Ne Obliviscaris - Portal of I Review
by Matt Hensch
I remember back in 2007—simpler times, those days—when Australia’s Ne Obliviscaris left the womb of darkness and emerged into the realm of metal with a three-song demo. Called "The Aurora Veil," much of the metal community was abuzz with Ne Obliviscaris' audacious slew of extreme progressive metal taking clear nods from musical acts across all spectrums, and the demo was certainly an eye-opening experience, almost unlike any other, really. Between the word-of-mouth praise and the five years it took for the group to respond since the release of "The Aurora Veil," Ne Obliviscaris' first full-length album, entitled "Portal of I," is a fairly excellent and innovative release. The band's instrumental endeavors are far from anything available compared to cohorts like Opeth, but even then Ne Obliviscaris is running circles around their competition on both creative and artistic spectrums.
The three anthems which blessed the band's original demo are all here in their entirety along with six new pieces of Ne Obliviscaris' abstract designs. To suit the needs of the uninformed, what Ne Obliviscaris does is rather unorthodox compared to the strange adventures of progressive bands like Opeth, To-Mera, or Ihsahn, for instance. They semi-frequently throw everything from intense tremolo picking—characteristic of Emperor or other black metal groups—to jazzy bass interludes and violin solos (and a LOT of them) into a giant shredder and glue the remnants together. As one should expect, most of the sonnets are exceptionally long—most running near or past the ten-minute mark—and embrace a multitude of diverse concoctions. Pinpointing an exact faction that they identify with at the end of the day, however, is impossible; Ne Obliviscaris truly established a bulletproof frontier to work with.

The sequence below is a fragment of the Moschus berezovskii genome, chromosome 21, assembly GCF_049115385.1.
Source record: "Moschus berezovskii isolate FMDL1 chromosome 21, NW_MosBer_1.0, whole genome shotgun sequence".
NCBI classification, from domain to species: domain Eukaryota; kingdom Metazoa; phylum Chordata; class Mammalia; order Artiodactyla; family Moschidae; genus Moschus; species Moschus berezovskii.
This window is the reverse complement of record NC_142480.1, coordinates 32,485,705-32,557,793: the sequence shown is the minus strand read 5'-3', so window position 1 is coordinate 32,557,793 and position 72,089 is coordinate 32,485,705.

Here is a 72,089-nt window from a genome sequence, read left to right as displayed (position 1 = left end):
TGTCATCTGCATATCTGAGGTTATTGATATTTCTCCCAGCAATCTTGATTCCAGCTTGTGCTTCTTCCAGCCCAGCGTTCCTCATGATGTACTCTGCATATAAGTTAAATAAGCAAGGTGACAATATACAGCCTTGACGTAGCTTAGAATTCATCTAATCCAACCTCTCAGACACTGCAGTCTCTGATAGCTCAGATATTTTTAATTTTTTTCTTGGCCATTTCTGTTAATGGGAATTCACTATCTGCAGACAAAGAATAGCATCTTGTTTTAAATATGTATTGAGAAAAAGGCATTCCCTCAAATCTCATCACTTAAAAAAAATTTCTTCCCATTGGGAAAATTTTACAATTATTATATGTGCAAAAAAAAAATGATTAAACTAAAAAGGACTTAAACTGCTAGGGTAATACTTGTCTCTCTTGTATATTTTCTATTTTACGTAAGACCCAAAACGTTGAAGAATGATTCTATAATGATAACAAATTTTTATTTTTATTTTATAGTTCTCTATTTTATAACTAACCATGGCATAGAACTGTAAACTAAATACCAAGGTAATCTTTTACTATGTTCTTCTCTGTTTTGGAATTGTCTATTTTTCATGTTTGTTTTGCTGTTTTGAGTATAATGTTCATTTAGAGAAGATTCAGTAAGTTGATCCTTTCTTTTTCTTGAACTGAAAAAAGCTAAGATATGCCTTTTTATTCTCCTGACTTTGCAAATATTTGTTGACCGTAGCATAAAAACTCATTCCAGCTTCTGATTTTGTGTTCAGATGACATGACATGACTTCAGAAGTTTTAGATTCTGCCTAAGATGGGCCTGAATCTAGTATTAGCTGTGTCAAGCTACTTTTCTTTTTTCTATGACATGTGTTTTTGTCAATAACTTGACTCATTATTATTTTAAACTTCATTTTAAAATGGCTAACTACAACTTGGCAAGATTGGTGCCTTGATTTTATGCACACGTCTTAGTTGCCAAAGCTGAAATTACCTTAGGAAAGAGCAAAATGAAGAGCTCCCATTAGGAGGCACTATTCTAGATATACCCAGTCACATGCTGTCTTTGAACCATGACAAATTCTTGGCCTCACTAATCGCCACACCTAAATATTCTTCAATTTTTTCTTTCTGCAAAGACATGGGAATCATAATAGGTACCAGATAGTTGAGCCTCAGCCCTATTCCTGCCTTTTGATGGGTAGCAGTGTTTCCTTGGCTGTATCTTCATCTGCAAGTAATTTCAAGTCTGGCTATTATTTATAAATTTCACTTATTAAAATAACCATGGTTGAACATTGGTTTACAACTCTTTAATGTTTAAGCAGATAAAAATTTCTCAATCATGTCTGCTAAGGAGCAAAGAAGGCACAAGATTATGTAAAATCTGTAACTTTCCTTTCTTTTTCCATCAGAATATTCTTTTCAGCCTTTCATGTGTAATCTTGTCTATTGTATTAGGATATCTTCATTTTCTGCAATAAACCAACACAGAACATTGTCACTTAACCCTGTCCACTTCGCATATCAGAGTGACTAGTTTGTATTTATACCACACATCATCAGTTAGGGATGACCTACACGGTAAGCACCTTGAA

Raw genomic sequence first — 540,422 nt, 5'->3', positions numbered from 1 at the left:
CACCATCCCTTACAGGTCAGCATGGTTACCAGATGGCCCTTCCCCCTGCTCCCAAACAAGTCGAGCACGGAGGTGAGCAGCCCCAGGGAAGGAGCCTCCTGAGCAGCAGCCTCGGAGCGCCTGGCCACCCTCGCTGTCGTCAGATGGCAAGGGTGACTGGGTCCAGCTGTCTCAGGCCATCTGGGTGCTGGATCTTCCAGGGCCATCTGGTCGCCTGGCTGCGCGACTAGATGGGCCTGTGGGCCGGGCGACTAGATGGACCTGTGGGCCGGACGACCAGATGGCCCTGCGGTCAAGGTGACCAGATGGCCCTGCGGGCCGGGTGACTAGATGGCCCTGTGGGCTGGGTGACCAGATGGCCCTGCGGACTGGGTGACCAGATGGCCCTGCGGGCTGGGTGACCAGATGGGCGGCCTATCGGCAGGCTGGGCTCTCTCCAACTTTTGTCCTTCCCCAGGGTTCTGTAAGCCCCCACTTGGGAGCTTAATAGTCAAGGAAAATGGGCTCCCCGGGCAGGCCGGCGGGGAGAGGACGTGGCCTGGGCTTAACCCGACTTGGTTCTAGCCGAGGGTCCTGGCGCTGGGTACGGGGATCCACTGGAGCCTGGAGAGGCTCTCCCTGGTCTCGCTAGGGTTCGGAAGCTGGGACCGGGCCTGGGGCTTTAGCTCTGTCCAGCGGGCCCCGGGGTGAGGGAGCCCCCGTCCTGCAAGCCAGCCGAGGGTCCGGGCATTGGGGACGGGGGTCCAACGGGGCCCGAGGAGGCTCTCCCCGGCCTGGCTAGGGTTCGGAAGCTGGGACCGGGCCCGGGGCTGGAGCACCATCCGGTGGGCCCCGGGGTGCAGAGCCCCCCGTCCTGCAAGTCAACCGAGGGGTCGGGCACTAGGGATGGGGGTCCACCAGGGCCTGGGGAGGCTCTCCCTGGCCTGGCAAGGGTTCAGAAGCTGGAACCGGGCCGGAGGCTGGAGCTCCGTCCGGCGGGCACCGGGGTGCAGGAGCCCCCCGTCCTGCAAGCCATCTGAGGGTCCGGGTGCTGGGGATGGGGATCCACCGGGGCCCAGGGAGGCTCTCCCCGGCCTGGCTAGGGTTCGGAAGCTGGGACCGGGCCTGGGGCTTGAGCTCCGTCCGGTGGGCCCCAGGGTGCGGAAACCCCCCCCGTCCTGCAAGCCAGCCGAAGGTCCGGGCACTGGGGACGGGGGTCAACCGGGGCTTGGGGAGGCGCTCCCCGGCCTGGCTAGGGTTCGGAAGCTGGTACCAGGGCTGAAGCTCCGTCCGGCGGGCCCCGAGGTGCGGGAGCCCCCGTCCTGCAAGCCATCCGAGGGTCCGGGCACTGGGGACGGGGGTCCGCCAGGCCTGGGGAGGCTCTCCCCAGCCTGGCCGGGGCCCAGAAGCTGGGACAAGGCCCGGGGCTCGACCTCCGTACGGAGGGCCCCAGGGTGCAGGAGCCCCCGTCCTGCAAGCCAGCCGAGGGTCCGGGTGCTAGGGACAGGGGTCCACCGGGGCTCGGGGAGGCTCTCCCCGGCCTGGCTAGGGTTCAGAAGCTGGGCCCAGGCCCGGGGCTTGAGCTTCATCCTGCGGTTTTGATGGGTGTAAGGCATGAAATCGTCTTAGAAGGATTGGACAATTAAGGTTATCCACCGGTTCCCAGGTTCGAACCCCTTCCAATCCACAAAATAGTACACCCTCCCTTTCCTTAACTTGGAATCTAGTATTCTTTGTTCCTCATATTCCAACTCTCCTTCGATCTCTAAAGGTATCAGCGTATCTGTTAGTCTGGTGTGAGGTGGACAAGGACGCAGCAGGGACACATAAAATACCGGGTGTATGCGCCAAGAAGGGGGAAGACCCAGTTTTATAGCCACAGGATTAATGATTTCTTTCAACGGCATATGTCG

Their exquisite novels are consequently phenomenal fragments of this progressive landscape—not progressive in the sense that the whole album reflects technicality, but instead the total conglomeration of ideas present. Ne Obliviscaris’ vocal frontier, for instance, involves a harsh vocalist and Tim Charles’ clean voice; both are, as expected, adequate and fitting for the record's backbone. Together with the duo of throats, Ne Obliviscaris makes use of almost everything. I find myself enjoying the ravenous riffing of "Tapestry of the Starless Abstract" and the opening instrumental portion of "Forget Not" the most, which both make superb use of the violin. The other tunes are all based around the same postulate, yet the enthralling showcase of individualism within each never dries up or fails to connect the album cohesively.
It's difficult to articulate just how perplexing "Portal of I" really is without hearing it first, but I find it to be an exceptional experience which sweats a vigorous amount of life into the extreme side of progressive metal. The riffs make an impact, the voice-trading situation works splendidly, and the tracks have so many layers that it doesn't surprise me that it took five years to finish what Ne Obliviscaris started back in 2007. Still, "Portal of I" became the product it was supposed to be: something grandiose, sublime, meaningful. The six-piece entourage carries with them an innumerable amount of introspective drama cumulating into this ravish piece of livid excellence, so colorful and vivid that it eclipses the very essence of progressive music itself, and "Portal of I" is definitely required for interested parties.
Ne Obliviscaris - Portal of I
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